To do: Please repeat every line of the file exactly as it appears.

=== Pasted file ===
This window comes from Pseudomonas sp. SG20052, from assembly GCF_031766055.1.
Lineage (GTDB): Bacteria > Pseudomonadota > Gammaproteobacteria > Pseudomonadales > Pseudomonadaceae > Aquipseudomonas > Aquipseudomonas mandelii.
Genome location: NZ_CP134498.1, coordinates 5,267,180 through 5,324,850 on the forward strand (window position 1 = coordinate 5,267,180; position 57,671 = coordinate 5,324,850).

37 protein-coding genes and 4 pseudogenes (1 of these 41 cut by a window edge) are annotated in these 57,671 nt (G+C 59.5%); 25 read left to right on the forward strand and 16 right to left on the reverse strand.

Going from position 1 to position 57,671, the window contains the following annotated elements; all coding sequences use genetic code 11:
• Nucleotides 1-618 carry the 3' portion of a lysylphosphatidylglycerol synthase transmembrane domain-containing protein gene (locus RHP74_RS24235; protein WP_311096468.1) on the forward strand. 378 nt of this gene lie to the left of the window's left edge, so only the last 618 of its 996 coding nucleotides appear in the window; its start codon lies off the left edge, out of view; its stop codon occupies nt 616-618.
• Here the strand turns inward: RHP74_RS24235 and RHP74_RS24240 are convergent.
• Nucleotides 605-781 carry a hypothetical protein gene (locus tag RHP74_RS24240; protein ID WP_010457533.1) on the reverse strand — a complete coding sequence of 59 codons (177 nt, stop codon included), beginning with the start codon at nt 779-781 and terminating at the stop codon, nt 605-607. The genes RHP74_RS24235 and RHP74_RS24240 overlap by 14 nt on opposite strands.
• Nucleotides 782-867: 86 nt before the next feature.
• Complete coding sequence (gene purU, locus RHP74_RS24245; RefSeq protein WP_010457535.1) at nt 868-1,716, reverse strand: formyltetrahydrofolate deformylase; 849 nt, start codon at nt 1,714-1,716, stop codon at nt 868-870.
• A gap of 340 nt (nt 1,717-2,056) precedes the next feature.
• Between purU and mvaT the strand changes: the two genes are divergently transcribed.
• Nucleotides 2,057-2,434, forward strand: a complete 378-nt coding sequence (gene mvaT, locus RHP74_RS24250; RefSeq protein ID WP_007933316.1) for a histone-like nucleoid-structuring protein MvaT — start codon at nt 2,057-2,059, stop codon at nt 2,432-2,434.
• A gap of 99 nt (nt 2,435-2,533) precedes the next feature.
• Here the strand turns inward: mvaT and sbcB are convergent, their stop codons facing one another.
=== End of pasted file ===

This window comes from Pseudomonas sp. SG20052, from assembly GCF_031766055.1.
Lineage (GTDB): Bacteria > Pseudomonadota > Gammaproteobacteria > Pseudomonadales > Pseudomonadaceae > Aquipseudomonas > Aquipseudomonas mandelii.
Genome location: NZ_CP134498.1, coordinates 5,267,180 through 5,324,850 on the forward strand (window position 1 = coordinate 5,267,180; position 57,671 = coordinate 5,324,850).

37 protein-coding genes and 4 pseudogenes (1 of these 41 cut by a window edge) are annotated in these 57,671 nt (G+C 59.5%); 25 read left to right on the forward strand and 16 right to left on the reverse strand.

Going from position 1 to position 57,671, the window contains the following annotated elements; all coding sequences use genetic code 11:
• Nucleotides 1-618 carry the 3' portion of a lysylphosphatidylglycerol synthase transmembrane domain-containing protein gene (locus RHP74_RS24235; protein WP_311096468.1) on the forward strand. 378 nt of this gene lie to the left of the window's left edge, so only the last 618 of its 996 coding nucleotides appear in the window; its start codon lies off the left edge, out of view; its stop codon occupies nt 616-618.
• Here the strand turns inward: RHP74_RS24235 and RHP74_RS24240 are convergent.
• Nucleotides 605-781 carry a hypothetical protein gene (locus tag RHP74_RS24240; protein ID WP_010457533.1) on the reverse strand — a complete coding sequence of 59 codons (177 nt, stop codon included), beginning with the start codon at nt 779-781 and terminating at the stop codon, nt 605-607. The genes RHP74_RS24235 and RHP74_RS24240 overlap by 14 nt on opposite strands.
• Nucleotides 782-867: 86 nt before the next feature.
• Complete coding sequence (gene purU, locus RHP74_RS24245; RefSeq protein WP_010457535.1) at nt 868-1,716, reverse strand: formyltetrahydrofolate deformylase; 849 nt, start codon at nt 1,714-1,716, stop codon at nt 868-870.
• A gap of 340 nt (nt 1,717-2,056) precedes the next feature.
• Between purU and mvaT the strand changes: the two genes are divergently transcribed.
• Nucleotides 2,057-2,434, forward strand: a complete 378-nt coding sequence (gene mvaT, locus RHP74_RS24250; RefSeq protein ID WP_007933316.1) for a histone-like nucleoid-structuring protein MvaT — start codon at nt 2,057-2,059, stop codon at nt 2,432-2,434.
• A gap of 99 nt (nt 2,435-2,533) precedes the next feature.
• Here the strand turns inward: mvaT and sbcB are convergent, their stop codons facing one another.